There are endless excuses for why people can't create quality designs on their own. They don't have an eye for design, they're not artistic or they have no creativity.
These things may be true, but it doesn't mean you are incapable of creating quality designs. With a few simple principles and techniques anyone can learn to design. As a creative business owner you'll frequently be tasked with creating new designs for social media graphics, pop-up promotions, flyers and brand collateral.
In this post, I share a few of the most common design mistakes and how to fix them. If you think you may be guilty of making a few of these mistakes, keep reading!
1 | Consistently inconsistent
Inconsistency is one of the most common graphic design mistakes people make. It's so common because people like to experiment with new colors, fonts and graphics. Although, it's fun to mix it up and keep it fresh, it actually hurts your brand recognition.
Consistency creates brand recognition.
The goal when designing all brand collateral pieces should be to reinforce your brand even if your logo isn't present. When you are committed to creating consistent graphics your audience can recognize your brand without your logo. In order to create consistent designs rely on the same colors, fonts, patterns, borders, etc.
If you are overwhelmed with where to start, or your business doesn't have a brand style guide, start by creating a color palette and choosing 2-3 fonts. With just these two design elements remaining consistent your brand recognition will easily increase.
2 | Font overload
Another common design mistake is adding too many fonts to your design.
When creating a new design it's important to limit your font usage for a number of reasons. A few being: consistency, communication and hierarchy.
As mentioned above, it's important to create consistency to improve brand recognition. In regards to communication, it can be hard to understand a designs message if too many fonts are being used. It's distracting and often overwhelming. Hierarchy should also be considered when using fonts. Hierarchy, as I'll discuss later, aids in communication and legibility for your audience.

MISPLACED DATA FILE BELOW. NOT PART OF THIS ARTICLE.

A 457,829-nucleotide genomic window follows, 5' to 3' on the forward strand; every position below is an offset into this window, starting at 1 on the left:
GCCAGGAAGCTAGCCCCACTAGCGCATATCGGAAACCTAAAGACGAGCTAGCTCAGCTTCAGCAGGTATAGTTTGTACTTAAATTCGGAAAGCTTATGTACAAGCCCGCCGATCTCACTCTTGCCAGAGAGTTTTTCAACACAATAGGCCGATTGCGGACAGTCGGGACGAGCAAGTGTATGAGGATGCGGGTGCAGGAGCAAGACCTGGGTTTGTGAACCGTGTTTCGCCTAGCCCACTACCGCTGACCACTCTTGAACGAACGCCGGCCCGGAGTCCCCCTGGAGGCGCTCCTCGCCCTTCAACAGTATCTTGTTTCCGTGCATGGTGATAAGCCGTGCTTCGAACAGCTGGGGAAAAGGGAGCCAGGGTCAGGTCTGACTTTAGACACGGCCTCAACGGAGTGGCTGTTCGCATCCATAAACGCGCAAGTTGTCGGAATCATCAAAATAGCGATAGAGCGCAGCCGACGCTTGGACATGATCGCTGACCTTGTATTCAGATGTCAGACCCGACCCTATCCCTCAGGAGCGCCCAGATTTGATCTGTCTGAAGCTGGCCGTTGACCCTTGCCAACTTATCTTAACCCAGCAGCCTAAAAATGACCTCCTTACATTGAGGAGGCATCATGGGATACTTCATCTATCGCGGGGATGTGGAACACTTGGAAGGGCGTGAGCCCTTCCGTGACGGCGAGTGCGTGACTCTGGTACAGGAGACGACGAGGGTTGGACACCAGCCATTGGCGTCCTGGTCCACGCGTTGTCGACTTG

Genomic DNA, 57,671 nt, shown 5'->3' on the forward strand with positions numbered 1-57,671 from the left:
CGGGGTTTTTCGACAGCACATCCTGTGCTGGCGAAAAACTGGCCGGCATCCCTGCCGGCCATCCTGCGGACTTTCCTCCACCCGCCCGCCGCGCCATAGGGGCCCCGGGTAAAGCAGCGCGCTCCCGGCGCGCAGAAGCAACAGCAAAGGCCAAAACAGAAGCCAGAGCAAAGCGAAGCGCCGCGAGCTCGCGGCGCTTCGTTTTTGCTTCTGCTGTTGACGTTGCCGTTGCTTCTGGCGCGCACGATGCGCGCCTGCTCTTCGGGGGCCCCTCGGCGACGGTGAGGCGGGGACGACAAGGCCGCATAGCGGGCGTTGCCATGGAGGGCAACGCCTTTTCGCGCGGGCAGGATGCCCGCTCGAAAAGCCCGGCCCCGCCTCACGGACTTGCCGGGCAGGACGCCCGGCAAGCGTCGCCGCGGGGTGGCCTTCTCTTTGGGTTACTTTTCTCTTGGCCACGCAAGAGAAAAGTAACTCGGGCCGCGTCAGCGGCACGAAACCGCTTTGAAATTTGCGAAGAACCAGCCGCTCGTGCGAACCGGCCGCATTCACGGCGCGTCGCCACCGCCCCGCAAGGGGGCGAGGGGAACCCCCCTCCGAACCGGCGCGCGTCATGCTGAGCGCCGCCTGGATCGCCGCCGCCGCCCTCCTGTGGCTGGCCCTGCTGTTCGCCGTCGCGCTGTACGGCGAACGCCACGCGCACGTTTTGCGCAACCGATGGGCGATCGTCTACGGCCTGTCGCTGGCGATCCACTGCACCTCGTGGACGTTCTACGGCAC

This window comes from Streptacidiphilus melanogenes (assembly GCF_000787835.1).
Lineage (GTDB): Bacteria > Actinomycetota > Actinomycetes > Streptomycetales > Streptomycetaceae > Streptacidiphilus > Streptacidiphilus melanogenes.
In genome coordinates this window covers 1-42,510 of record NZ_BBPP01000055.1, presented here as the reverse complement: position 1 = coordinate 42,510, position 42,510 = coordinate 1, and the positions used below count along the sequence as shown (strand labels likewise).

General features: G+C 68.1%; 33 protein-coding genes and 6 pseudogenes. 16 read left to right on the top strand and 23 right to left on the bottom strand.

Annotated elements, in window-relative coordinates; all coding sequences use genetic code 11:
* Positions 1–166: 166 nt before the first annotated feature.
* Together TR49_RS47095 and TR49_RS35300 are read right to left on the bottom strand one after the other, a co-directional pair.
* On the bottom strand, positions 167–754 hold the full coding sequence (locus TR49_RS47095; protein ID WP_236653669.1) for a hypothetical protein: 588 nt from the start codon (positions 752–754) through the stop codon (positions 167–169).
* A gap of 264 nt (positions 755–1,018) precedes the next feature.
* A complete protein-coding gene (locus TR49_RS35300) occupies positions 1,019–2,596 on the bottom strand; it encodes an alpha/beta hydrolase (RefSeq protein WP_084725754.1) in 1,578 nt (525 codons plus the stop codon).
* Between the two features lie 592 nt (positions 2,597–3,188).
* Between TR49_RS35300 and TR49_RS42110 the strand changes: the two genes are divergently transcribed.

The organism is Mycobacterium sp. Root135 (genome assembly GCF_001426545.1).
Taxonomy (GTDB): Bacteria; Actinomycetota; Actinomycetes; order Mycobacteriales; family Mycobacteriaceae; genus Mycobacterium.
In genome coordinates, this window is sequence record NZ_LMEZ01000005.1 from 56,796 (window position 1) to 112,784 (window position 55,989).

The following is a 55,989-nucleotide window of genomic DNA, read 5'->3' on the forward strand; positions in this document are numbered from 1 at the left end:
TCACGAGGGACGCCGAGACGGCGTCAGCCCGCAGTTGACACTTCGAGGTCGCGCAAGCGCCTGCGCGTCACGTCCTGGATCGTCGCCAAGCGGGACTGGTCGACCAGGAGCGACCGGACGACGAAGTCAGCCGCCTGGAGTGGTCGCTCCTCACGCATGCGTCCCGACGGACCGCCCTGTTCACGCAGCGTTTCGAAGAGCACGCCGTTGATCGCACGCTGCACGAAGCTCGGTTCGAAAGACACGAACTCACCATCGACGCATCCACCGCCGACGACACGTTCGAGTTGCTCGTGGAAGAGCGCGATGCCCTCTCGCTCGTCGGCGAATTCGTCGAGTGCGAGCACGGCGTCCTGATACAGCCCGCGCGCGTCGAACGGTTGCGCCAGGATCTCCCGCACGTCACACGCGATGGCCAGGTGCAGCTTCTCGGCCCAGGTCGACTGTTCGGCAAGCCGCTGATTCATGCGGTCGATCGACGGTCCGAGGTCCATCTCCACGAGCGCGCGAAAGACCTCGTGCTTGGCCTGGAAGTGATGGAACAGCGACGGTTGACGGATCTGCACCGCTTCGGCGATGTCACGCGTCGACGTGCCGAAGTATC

Brands should limit themselves to 2-3 fonts. This allows you to create contrast, hierarchy and consistency.
It's also important to include font guidelines for your brand. Font guidelines refer to how, when and where you choose to use a font. This creates consistency and increases brand recognition. View the example below:
3 | Lack of hierarchy
As briefly mentioned above, hierarchy is also an important design factor.
Hierarchy is the top design technique that ranks the importance of your information. Whenever you're creating a new design there is typically one general message you want to communicate. Whether you're communicating a sale, upcoming event or new blog post, how you create hierarchy in your design will dictate what your audience takes away from your design.
You can create hierarchy through colors, font density, weight or size and graphic elements.
4 | Color-crazed
Similarly to font-overload, color-craze can be damaging to your designs and brand.
When creating a brand or new graphic it's important to start by creating a color palette. Each color palette you create should include primary colors and secondary colors. When you create your brands color palette you should start with 3-5 primary colors. From there create your secondary color palette by using tints and shades of the primary colors.
The example below plays with tints and shades of the primary colors. From there they use secondary colors to round out the palette within the analogous color scheme.
5 | Thriving on clutter
I'm a minimalist designer. That means I believe you can create a profound brands, websites and design elements without adding clutter.
Clutter is one of the harder design techniques to teach because it is a personal decision. When creating a new design, I always try to find what I can remove. This can be very difficult for some people as they believe every piece of information is important.
When thinking critically, we know that isn't true. But, when it's our brands business card we want to share every social media handle, our website, our phone number, multiple emails and work and home address and everything in between. Clearly, that's too much.
When we create one call-to-action, share one clear message or one way to contact us... people are more likely to act. When we share too many ways to proceed, people tend to act like deer in headlights, they freeze.
When creating a design, consider how you can strip it down to the bare essentials. Rank the information you're providing and then evaluate what content fits the design without creating clutter.
What were you most surprised by in this blog post? Let me know in the comments!